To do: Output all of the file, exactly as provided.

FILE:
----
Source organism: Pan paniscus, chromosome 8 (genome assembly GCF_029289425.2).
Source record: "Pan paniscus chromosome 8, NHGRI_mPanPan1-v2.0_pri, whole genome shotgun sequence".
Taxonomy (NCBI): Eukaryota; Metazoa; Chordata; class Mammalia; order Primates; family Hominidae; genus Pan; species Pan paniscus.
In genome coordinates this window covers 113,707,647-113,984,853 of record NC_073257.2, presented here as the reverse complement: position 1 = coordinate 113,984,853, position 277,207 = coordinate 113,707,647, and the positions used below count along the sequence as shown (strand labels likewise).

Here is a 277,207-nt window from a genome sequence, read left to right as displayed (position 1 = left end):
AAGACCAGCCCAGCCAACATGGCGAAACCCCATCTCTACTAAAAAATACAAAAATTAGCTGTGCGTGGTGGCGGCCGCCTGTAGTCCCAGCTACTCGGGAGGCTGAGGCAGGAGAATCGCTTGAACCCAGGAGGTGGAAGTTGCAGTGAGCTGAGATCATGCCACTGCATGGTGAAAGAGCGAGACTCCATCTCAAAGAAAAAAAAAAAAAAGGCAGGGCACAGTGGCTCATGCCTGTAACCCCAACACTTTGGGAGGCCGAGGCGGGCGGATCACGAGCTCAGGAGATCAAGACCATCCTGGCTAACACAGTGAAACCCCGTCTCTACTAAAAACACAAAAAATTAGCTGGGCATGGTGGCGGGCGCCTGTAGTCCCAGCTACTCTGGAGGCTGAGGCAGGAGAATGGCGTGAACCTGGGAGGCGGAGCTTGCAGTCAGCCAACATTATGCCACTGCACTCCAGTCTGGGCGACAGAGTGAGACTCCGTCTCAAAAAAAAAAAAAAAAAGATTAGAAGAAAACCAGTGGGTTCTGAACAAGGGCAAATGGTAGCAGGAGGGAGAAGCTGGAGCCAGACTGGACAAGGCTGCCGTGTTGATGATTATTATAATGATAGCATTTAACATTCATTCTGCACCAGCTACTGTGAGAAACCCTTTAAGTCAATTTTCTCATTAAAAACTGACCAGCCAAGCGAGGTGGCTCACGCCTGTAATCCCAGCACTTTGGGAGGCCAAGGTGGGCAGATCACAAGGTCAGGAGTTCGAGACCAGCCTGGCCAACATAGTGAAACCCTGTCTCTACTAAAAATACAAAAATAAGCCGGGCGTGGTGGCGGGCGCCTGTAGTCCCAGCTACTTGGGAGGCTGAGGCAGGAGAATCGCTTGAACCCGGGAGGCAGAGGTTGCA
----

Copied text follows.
Source organism: Pan paniscus, chromosome 8 (genome assembly GCF_029289425.2).
Source record: "Pan paniscus chromosome 8, NHGRI_mPanPan1-v2.0_pri, whole genome shotgun sequence".
Taxonomy (NCBI): Eukaryota; Metazoa; Chordata; class Mammalia; order Primates; family Hominidae; genus Pan; species Pan paniscus.
In genome coordinates this window covers 113,707,647-113,984,853 of record NC_073257.2, presented here as the reverse complement: position 1 = coordinate 113,984,853, position 277,207 = coordinate 113,707,647, and the positions used below count along the sequence as shown (strand labels likewise).

Here is a 277,207-nt window from a genome sequence, read left to right as displayed (position 1 = left end):
AAGACCAGCCCAGCCAACATGGCGAAACCCCATCTCTACTAAAAAATACAAAAATTAGCTGTGCGTGGTGGCGGCCGCCTGTAGTCCCAGCTACTCGGGAGGCTGAGGCAGGAGAATCGCTTGAACCCAGGAGGTGGAAGTTGCAGTGAGCTGAGATCATGCCACTGCATGGTGAAAGAGCGAGACTCCATCTCAAAGAAAAAAAAAAAAAAGGCAGGGCACAGTGGCTCATGCCTGTAACCCCAACACTTTGGGAGGCCGAGGCGGGCGGATCACGAGCTCAGGAGATCAAGACCATCCTGGCTAACACAGTGAAACCCCGTCTCTACTAAAAACACAAAAAATTAGCTGGGCATGGTGGCGGGCGCCTGTAGTCCCAGCTACTCTGGAGGCTGAGGCAGGAGAATGGCGTGAACCTGGGAGGCGGAGCTTGCAGTCAGCCAACATTATGCCACTGCACTCCAGTCTGGGCGACAGAGTGAGACTCCGTCTCAAAAAAAAAAAAAAAAAGATTAGAAGAAAACCAGTGGGTTCTGAACAAGGGCAAATGGTAGCAGGAGGGAGAAGCTGGAGCCAGACTGGACAAGGCTGCCGTGTTGATGATTATTATAATGATAGCATTTAACATTCATTCTGCACCAGCTACTGTGAGAAACCCTTTAAGTCAATTTTCTCATTAAAAACTGACCAGCCAAGCGAGGTGGCTCACGCCTGTAATCCCAGCACTTTGGGAGGCCAAGGTGGGCAGATCACAAGGTCAGGAGTTCGAGACCAGCCTGGCCAACATAGTGAAACCCTGTCTCTACTAAAAATACAAAAATAAGCCGGGCGTGGTGGCGGGCGCCTGTAGTCCCAGCTACTTGGGAGGCTGAGGCAGGAGAATCGCTTGAACCCGGGAGGCAGAGGTTGCA